It is difficult for the leaves to find "difficult" people. I've tried the leaves quite a bit so that I am familiar with them and can reasonably answer questions about them. The leaves do make easy things easier to find. I'm not certain they are that helpful in other cases. 

This pedigree chart comes from my Ancestry.com tree on my paternal grandmother, Ida Trautvetter Neill. There are leaves everywhere--most of them are from online trees and other extremely secondary sources that are not the focus of my research. It's pretty easy for Ancestry.com  to match with people I've already located quite a bit on. That's the case with everyone on this tree except:

  • Erasmus and Mary (Gross) Trautvetter
  • Benjamin Butler
The matches for the Trautvetters are from online trees of other researchers. There's no match for them in Ancestry.com that is all that helpful.

Benjamin Butler is the more difficult problem--his name is more common than Erasums Trautvetter. I really don't know where Benjamin was born and the 1819 year of birth is only a vague estimate. Ancestry.com's leaves have a difficult time finding people in the pre-Civil war era for whom a person only has vague details. The fact that Benjamin lived in at least four states and two countries is not helping either.

The situation is this: It is difficult to program searches to effective "search" for ancestors on whom we have vague information. The approaches that will work on Benjamin (hopefully) include searching for his neighbors and associates, fully documenting his life and locating ever record he left behind, reading local history to get an understanding of motivating factors for migration, and maybe just a little bit of luck.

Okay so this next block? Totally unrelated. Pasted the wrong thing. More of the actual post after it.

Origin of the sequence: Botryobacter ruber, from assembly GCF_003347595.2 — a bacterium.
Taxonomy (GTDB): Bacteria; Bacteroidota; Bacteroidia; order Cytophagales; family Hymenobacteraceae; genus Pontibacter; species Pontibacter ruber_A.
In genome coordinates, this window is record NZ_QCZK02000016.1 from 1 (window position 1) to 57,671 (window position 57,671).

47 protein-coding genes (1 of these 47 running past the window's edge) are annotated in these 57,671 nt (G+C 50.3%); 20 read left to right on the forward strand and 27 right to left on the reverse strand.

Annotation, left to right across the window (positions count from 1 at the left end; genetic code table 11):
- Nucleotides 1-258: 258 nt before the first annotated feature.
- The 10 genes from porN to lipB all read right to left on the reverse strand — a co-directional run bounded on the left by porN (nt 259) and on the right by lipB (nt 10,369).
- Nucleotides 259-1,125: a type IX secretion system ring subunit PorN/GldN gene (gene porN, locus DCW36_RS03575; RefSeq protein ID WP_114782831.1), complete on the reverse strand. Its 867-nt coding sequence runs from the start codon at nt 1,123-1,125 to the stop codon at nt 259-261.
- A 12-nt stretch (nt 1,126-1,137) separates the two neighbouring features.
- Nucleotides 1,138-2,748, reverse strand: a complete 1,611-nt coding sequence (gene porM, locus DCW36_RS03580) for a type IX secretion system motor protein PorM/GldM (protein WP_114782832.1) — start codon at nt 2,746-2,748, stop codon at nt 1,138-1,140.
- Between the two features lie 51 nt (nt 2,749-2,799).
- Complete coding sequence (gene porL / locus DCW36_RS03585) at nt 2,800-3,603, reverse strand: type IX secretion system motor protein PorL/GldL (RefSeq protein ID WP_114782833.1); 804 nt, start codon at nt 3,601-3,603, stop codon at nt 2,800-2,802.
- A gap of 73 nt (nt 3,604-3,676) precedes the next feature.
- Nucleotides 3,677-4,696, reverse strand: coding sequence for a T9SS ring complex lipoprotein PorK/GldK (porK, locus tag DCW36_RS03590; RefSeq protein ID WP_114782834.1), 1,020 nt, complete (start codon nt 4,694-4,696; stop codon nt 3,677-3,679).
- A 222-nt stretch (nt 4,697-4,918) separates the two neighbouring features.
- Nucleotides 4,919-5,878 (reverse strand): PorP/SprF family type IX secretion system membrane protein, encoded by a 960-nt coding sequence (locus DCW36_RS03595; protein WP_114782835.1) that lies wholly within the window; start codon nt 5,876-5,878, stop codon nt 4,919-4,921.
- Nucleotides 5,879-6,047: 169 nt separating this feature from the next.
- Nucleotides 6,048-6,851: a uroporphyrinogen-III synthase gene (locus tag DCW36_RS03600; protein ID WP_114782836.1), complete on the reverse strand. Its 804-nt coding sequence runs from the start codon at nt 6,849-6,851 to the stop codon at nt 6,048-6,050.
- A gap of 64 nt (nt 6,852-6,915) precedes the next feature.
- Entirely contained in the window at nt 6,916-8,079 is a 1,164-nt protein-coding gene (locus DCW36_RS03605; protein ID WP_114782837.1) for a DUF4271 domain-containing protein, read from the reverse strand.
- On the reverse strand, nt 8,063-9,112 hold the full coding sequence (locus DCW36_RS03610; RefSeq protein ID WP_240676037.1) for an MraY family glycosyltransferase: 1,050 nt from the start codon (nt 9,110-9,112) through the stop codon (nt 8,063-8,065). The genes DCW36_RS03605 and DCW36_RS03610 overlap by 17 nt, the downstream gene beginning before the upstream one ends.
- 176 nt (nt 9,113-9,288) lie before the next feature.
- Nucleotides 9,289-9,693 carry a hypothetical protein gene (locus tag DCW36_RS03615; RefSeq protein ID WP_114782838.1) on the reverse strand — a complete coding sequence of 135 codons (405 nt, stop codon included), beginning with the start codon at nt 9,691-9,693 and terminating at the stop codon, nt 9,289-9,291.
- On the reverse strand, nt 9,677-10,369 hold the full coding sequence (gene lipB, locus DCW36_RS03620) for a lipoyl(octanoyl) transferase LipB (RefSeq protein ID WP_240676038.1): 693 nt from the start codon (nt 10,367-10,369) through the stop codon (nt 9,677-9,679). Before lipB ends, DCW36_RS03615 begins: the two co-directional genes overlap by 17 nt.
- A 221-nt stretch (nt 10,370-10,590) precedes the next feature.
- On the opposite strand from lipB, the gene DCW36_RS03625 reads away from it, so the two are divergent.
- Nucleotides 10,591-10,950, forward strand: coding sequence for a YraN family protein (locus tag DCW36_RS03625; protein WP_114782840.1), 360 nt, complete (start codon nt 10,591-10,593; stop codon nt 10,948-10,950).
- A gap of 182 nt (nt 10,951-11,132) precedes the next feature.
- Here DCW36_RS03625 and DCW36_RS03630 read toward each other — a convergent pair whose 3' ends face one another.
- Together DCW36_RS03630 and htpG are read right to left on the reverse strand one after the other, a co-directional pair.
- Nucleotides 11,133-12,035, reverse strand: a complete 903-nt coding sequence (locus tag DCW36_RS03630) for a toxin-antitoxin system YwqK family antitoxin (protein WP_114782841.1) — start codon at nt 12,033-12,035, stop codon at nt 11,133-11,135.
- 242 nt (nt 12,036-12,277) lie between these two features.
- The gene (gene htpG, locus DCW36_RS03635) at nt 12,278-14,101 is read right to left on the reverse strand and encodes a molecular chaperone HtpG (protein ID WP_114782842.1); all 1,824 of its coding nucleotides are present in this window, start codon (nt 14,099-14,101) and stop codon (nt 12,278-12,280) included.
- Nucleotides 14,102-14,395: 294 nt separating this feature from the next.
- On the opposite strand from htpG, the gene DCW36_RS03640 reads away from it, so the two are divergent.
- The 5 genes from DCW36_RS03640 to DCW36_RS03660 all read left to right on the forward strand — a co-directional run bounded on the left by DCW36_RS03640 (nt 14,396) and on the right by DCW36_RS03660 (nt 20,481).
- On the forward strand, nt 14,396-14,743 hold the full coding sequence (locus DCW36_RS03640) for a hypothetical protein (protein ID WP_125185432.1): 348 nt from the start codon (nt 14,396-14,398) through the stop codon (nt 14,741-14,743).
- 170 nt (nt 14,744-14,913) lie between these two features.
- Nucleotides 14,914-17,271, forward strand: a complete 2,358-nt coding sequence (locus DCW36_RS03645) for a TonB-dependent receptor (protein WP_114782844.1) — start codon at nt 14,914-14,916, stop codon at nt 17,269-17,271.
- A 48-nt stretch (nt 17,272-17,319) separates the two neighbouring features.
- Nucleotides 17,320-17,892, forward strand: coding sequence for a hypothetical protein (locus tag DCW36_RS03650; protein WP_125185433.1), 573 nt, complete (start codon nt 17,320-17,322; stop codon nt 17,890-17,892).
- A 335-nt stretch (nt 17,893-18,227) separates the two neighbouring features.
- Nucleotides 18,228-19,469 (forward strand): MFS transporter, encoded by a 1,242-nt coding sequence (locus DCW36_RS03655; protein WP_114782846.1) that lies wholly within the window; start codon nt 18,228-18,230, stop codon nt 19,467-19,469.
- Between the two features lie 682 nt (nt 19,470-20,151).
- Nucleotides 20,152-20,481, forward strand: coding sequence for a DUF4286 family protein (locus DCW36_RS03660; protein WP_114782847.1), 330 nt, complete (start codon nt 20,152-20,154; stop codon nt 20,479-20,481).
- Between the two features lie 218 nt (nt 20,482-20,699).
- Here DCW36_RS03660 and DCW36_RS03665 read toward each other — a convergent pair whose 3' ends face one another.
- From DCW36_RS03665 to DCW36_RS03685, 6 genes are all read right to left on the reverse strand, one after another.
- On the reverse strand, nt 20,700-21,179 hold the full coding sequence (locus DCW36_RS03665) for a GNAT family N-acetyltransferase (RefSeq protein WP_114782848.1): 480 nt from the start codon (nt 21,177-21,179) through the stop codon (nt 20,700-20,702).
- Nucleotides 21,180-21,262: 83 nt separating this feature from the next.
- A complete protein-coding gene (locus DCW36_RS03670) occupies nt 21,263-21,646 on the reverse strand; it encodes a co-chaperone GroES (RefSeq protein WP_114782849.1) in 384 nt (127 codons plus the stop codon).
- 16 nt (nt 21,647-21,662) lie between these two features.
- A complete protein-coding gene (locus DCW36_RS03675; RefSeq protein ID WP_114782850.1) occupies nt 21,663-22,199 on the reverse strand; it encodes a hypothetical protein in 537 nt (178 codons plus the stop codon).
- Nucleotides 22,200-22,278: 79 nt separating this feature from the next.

The Ancestry.com leaves aren't quite programmed for that. 

New Minnesota Indexes at FamilySearch

New at FamilySearch

Minnesota, Marriage Index, 1958-20012,414,041
Minnesota, Birth Index, 1935-20024,267,626

19 September 2012

Tombstone Typo and Leaving the Shadow

Tombstone of Geo. A. Trautvetter and wife, Bethany United Church of Christ Cemetery, Tioga, Hancock County, Illinois
I've always wondered exactly how I should transcribe this stone of my great-grandparents.

"Geo. A. Trautvetter 1869-1934" is not the problem. It is great-grandma that's the issue.

Her first name was apparently incorrectly inscribed as "Ada," and then a correction to "Ida" was attempted. Should I transcribe it like it is supposed to be or what it looks like? Transcribing "supposed to bes" can get one into trouble--where does that line end?

I've decided that my transcription should say "Ada Trautvetter Miller 1874-1939," because that's what it looks like on the stone. My notes should include the comment about the apparent correction on the tombstone along with a digital image of the stone. My notes should also include the fact that Miller was Ida's name when she died as it was the last name of her second husband.